Five Things We Learned From Deus Ex

By Aaron Matteson in Five Things, Humor
Tuesday, January 4, 2011 at 10:00 am

In Deus Ex you are JC Denton, both a target of and passenger in the infamous "black helicopters" of conspiracy theory.
Ion Storm's short time on this earth was stained by hubris now legendary in the gaming community.  Everything from their lavish offices to their ad campaigns (which proved to inquiring minds that "you're a bitch" is not an effective slogan for a product) reeked of the type of rank overconfidence that can lead to humbling, humbling failure.

However, the company's track record is mixed -- more mixed than some prefer to remember.  In addition to the much-maligned frog-centric Daikatana, the game that earned the company so much ill will, there were other titles, like the more critically lauded Anacronox, and of course the sweetest fruit of Ion Storm's labors, Deus Ex.

Deus Ex is an immensely entertaining mix of conspiracy yarn, cyberpunk shooter and dystopian puzzle game.  It was one of the pioneers of immersive PC gaming and attached players firmly to their gravelly-voiced avatar, JC Denton.  And in addition to all these things, Deus Ex had its own brand of futuristic, no-nonsense teaching to impart to us all.

1.) There is more than one way to skin a cat.


JC can go around this huge robot, or he can go through it.

If there were a level in Deus Ex where JC Denton had to steal a cat from Majestic 12's Area 51 base and skin it, you know that there would be at least three ways to do it.  JC would be given the option of storming the front of the base and taking the cat by force.  He could also use his lockpicks to access the sewers and snatch the cat secretly.  Finally, there's always the tried and true technique of bribing a guard to let you walk in and out with the cat without any trouble.  All lead to the same conclusion: JC Denton's senseless and brutal act of violence against an MJ12 housecat.  But the road to that act of violence can vary wildly, depending on personal taste.

This remains one of Deus Ex's strongest points as a game: for every challenge there were a multitude of possible ways to achieve your objective, and thus even the more linear parts of gameplay felt subject to change based on your decisions.  The versatility of the level design taught us that while going berserk with a dart gun is always an option, it's rarely the only option.


2.) Make your educational choices wisely.


Augmentation -- the college education of tomorrow.

Player character JC Denton is, even untrained, a gigantic badass.  He wears sunglasses permanently, has a big black coat, and deflects criticism with a deft deadpan.  But he becomes downright formidible when he is given the chance to augment his abilities with nanotechnology.

The thing is -- just like our real-life decisions concerning what school to attend, what classes to take -- each choice of nano-augmentation affects JC's path in life.  Will he be a stealthy, lightning-fast ninja or a health-regenerating human tank?  And once you choose your nanotech that's what you're stuck with, just like you can't take back that degree in Music Therapy.  You are what you learn, so spend your precious skill points wisely, in-game and in-life.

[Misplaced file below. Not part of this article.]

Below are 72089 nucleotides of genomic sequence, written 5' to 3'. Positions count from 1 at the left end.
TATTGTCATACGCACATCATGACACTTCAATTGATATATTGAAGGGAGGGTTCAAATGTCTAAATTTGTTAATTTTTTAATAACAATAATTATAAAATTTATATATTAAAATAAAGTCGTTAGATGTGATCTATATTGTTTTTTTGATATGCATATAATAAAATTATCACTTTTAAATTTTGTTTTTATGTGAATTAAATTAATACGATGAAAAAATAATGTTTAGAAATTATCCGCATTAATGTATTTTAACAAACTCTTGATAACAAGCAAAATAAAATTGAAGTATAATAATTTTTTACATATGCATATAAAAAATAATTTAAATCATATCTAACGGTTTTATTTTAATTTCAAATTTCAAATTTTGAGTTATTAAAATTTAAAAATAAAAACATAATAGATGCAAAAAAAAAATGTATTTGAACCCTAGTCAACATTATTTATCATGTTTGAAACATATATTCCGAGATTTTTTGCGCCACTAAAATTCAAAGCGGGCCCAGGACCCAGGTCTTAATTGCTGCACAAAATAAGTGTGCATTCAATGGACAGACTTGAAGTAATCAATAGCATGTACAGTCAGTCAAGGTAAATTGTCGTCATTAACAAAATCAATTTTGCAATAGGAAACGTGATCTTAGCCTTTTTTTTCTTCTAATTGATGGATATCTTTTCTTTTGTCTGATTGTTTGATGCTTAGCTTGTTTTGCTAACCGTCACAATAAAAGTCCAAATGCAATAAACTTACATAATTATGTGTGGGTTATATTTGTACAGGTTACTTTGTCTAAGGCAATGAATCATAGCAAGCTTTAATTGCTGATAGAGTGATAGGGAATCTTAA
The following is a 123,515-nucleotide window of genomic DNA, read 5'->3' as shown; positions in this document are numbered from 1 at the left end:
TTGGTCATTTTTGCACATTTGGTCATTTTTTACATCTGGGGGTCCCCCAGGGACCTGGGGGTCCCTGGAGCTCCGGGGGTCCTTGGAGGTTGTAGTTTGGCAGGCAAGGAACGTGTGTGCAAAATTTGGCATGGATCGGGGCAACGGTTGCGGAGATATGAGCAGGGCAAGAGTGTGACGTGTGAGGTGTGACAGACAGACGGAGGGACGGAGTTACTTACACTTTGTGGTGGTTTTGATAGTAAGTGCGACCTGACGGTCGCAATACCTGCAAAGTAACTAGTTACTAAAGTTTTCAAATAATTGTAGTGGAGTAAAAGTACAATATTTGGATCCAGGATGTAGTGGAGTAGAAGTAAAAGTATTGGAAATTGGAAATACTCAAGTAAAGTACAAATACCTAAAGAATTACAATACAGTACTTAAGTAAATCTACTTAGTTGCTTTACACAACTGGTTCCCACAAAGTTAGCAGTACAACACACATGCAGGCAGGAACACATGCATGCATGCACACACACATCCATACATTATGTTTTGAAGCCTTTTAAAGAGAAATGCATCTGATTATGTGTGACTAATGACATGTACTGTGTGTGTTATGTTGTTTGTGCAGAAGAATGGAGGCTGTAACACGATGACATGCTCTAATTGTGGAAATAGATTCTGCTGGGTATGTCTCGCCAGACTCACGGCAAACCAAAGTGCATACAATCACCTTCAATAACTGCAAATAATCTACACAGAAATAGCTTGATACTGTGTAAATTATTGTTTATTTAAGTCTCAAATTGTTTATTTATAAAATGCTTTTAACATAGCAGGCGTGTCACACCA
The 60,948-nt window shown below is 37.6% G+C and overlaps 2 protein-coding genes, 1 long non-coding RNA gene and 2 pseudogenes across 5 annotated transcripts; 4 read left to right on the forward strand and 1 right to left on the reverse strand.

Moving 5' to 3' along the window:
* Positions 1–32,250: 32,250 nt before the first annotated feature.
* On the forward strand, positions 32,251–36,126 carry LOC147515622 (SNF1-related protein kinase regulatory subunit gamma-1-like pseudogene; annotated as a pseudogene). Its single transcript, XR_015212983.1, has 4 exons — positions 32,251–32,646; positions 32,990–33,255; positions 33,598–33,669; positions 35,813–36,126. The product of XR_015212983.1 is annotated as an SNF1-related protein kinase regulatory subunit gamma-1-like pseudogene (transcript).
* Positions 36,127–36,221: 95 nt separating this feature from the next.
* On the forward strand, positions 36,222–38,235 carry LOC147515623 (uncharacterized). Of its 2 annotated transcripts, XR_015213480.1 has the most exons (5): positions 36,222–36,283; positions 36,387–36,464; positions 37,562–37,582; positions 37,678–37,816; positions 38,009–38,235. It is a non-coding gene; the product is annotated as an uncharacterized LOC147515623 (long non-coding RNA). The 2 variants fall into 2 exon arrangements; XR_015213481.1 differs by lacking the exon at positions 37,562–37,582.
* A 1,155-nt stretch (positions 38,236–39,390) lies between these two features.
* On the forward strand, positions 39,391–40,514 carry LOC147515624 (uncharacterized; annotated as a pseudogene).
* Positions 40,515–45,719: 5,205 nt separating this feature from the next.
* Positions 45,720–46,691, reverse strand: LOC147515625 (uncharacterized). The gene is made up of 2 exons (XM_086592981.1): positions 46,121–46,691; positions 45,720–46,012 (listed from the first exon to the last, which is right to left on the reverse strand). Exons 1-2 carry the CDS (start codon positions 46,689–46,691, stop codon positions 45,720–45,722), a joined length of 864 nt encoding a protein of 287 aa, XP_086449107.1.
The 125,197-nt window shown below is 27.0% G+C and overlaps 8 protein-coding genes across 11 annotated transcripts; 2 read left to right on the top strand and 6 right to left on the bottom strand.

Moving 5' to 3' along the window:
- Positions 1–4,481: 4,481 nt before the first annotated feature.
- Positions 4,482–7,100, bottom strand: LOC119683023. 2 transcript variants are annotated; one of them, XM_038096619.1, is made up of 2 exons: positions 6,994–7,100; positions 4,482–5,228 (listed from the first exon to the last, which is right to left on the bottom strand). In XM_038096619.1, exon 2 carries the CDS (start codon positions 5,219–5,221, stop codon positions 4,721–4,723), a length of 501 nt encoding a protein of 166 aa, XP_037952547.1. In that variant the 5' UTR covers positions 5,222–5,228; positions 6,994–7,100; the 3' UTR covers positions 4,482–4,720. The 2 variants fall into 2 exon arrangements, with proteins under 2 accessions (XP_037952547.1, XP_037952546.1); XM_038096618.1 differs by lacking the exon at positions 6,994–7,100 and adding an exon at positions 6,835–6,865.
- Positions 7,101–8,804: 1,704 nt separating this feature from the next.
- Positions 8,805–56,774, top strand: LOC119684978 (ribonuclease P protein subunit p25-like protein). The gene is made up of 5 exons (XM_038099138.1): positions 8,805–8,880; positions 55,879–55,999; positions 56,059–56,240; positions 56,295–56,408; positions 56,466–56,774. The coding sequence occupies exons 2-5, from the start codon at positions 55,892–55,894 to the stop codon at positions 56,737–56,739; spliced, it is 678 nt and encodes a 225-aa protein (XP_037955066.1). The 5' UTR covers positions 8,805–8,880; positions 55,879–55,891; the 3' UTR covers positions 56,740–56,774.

3.) Symbols are important.


Even the players who didn't consider themselves hardcore patriots at the time they played Deus Ex were severely pissed of by the revelation that the Statue of Liberty had been demolished in the game's bleak version of New York.  An eerie addition to this is the fact that the WTC towers were not renderable in the NYC skyline of the game, something that became chillingly prescient a year or so after the game's release in 2000.  Both omissions go the show that the landmarks of today are important in recnognizing ourselves -- without them, the future and its inhabitants becomes more foreign and frightening.


4.) There is much benefit to being a good conversationalist.


For as long as RPGs have existed, the charisma scores of characters have suffered as bloodthirsty younguns pumped the strength and constitution points up, allowing their alter egos to heft bigger swords and sustain more potent blows.

But rarely is the art of conversation as important or as engrossing as in Deus Ex.  As JC Denton, you can do anything from convince a junkie to trade you his bombs for your future-heroin to talk to a bartender for an amazing amount of time about the politics of your era and the viability of a capitalist state.  Sometimes the dialogue was just as exciting and interactive as the gunplay, and just as high-stakes: there are several available narrative threads in Deus Ex where JC Denton comes perilously close to a sexual harassment suit based on his repeated forays into the ladies' bathroom at his workplace.

Being a skilled gunman or elite hacker is all well and good.  But if you can't talk to people properly, you'll be missing a lot in life.


5.) There is a coolness limit.



Combat knife: cool.

Full-length Chinese Triad sword: way cool.

Laser sword: saturated with coolness; cannot become any cooler.  As Star Wars taught the public beyond a shred of doubt, laser swords can be the basis of entire film franchises.  Deus Ex, by incorporating one, is automatically one of the best games of all time.

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